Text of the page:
The Economist magazine has a recent cover entitled:

How the West Got China Wrong

One of the stories inside the issue suggests that during the 1990s and 2000s, many western pundits were increasingly optimistic that China would gradually move closer to Western values. The magazine now says that these pundits were wrong.

Part of what is so spectacular about the decline of Sino-optimism is how recently and how thoroughly it held the high ground. The idea that global engagement and rising prosperity would drive Chinese convergence with Western values was one of the last beliefs shared by all sides in the Washington elite.

I’d say they were right. If the pundits missed anything, it was the fact that the rest of the world would become more authoritarian and nationalistic, notably Russia, Turkey, India, the US and many European countries. Thus while it’s true that China has recently become more nationalistic and authoritarian, it’s not true that they’ve moved further away from Western values. We’ve moved in their direction.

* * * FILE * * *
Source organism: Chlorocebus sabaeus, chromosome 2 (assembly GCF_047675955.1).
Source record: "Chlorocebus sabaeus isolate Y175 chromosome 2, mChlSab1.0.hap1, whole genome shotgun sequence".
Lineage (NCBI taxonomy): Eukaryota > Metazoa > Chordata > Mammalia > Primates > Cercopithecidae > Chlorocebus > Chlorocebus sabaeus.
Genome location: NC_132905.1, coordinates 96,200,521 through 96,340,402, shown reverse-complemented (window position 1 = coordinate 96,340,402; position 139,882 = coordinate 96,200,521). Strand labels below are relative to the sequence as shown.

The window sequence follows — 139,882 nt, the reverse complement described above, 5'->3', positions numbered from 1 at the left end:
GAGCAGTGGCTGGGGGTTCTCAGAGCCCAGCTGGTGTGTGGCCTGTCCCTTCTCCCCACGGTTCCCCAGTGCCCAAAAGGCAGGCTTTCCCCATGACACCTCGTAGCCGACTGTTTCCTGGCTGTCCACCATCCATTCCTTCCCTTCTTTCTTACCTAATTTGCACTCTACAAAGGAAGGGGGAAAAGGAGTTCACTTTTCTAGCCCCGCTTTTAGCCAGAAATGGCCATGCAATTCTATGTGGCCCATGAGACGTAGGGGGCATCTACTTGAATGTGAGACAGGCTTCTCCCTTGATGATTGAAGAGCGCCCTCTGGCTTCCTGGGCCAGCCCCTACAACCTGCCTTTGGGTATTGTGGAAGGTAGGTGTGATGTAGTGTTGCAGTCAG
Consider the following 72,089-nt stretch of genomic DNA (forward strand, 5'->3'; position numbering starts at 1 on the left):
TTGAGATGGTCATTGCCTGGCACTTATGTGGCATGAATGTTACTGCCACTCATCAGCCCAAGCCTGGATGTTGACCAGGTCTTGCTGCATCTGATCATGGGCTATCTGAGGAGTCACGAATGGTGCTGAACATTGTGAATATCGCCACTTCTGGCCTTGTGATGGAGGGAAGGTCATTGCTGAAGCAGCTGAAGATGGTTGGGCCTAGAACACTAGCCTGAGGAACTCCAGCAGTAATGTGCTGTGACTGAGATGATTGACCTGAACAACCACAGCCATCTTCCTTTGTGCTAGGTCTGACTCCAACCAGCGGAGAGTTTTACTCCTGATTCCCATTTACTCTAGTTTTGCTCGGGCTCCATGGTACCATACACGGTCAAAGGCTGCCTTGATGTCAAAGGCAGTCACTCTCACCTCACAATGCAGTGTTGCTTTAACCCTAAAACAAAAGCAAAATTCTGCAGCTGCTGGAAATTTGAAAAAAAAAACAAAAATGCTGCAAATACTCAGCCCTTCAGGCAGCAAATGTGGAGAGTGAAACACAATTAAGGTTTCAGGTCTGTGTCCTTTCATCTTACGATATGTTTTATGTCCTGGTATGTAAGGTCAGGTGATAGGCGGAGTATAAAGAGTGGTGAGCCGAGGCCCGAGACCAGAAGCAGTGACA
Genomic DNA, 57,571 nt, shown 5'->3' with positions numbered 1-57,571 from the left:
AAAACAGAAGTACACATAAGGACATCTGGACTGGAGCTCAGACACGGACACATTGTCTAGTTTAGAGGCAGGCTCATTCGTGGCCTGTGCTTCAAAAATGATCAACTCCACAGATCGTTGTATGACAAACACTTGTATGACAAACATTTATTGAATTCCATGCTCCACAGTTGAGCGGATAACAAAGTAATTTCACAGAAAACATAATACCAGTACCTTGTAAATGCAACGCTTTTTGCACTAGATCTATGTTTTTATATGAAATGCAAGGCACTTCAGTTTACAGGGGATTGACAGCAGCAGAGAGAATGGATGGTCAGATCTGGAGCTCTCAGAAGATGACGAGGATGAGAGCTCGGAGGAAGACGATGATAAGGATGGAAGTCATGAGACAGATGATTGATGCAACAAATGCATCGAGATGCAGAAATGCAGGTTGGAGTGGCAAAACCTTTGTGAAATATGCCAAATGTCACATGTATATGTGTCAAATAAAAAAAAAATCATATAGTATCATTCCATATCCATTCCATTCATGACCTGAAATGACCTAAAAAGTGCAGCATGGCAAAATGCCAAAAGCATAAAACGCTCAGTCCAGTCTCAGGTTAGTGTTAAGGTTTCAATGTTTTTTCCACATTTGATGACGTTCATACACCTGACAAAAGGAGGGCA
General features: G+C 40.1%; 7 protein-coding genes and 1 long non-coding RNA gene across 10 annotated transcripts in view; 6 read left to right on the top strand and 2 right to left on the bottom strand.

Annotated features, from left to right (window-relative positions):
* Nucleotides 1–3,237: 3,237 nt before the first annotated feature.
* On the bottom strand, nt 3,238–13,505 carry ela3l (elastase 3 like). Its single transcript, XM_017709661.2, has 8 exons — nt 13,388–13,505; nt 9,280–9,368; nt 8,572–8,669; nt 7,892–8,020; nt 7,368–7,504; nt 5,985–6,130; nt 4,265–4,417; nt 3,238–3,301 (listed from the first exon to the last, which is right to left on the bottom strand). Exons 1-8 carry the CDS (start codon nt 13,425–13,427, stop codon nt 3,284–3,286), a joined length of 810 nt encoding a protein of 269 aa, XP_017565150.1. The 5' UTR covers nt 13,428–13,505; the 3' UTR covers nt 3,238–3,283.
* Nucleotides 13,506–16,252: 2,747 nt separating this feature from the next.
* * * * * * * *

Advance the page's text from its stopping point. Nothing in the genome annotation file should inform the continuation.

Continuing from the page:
Life in Chinese cities today is much more like life in the West than was the case 20 years ago, and 20 years from now Chinese life will be even more similar. History shows that in the long run, rising prosperity brings liberalism. But we also know that there can be major setbacks (observe 1914-45), and that progress is not a straight line.

If China were moving toward authoritarian nationalism while the rest of the world was moving toward liberalism, then I’d be worried about predictions that China will eventually converge with the West. But that’s not what we are seeing, and it’s not what I expect to see in the future.

It’s of course possible that I’ll be wrong, and that nationalism will be the wave of the future. But given that the younger generation is far less nationalistic than the older generation, I think it more likely that the world eventually swings back toward liberalism, one funeral at a time.

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PS. Mercatus has recently published a new primer on NGDP targeting as well as futures targeting, written by Ethan Roberts and myself. I recommend it to people who want a short introduction to the concept.